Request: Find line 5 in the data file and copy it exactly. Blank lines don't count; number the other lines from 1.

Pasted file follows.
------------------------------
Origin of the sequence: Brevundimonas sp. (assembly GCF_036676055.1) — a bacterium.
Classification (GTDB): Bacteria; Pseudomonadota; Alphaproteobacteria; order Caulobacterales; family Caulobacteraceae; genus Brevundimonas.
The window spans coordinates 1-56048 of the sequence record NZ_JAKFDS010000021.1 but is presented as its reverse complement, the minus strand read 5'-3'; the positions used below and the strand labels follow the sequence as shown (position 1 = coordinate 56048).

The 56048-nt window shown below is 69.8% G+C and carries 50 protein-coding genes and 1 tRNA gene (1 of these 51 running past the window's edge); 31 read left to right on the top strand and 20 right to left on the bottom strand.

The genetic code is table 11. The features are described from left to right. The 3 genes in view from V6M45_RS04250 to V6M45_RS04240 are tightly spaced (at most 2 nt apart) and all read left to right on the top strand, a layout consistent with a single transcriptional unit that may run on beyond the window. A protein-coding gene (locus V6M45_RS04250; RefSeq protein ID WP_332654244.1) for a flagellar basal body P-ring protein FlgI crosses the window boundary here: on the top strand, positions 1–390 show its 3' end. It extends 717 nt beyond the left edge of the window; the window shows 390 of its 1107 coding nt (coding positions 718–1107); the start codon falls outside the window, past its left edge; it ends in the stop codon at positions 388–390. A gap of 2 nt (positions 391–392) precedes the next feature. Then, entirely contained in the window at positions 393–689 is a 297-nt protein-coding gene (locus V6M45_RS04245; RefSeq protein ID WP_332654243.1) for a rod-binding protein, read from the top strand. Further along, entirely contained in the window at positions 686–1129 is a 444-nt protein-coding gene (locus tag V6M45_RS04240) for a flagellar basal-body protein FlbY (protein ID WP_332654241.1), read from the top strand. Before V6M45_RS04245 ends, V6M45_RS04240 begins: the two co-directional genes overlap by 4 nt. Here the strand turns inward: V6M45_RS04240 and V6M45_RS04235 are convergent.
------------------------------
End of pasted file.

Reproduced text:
The genetic code is table 11. The features are described from left to right. The 3 genes in view from V6M45_RS04250 to V6M45_RS04240 are tightly spaced (at most 2 nt apart) and all read left to right on the top strand, a layout consistent with a single transcriptional unit that may run on beyond the window. A protein-coding gene (locus V6M45_RS04250; RefSeq protein ID WP_332654244.1) for a flagellar basal body P-ring protein FlgI crosses the window boundary here: on the top strand, positions 1–390 show its 3' end. It extends 717 nt beyond the left edge of the window; the window shows 390 of its 1107 coding nt (coding positions 718–1107); the start codon falls outside the window, past its left edge; it ends in the stop codon at positions 388–390. A gap of 2 nt (positions 391–392) precedes the next feature. Then, entirely contained in the window at positions 393–689 is a 297-nt protein-coding gene (locus V6M45_RS04245; RefSeq protein ID WP_332654243.1) for a rod-binding protein, read from the top strand. Further along, entirely contained in the window at positions 686–1129 is a 444-nt protein-coding gene (locus tag V6M45_RS04240) for a flagellar basal-body protein FlbY (protein ID WP_332654241.1), read from the top strand. Before V6M45_RS04245 ends, V6M45_RS04240 begins: the two co-directional genes overlap by 4 nt. Here the strand turns inward: V6M45_RS04240 and V6M45_RS04235 are convergent.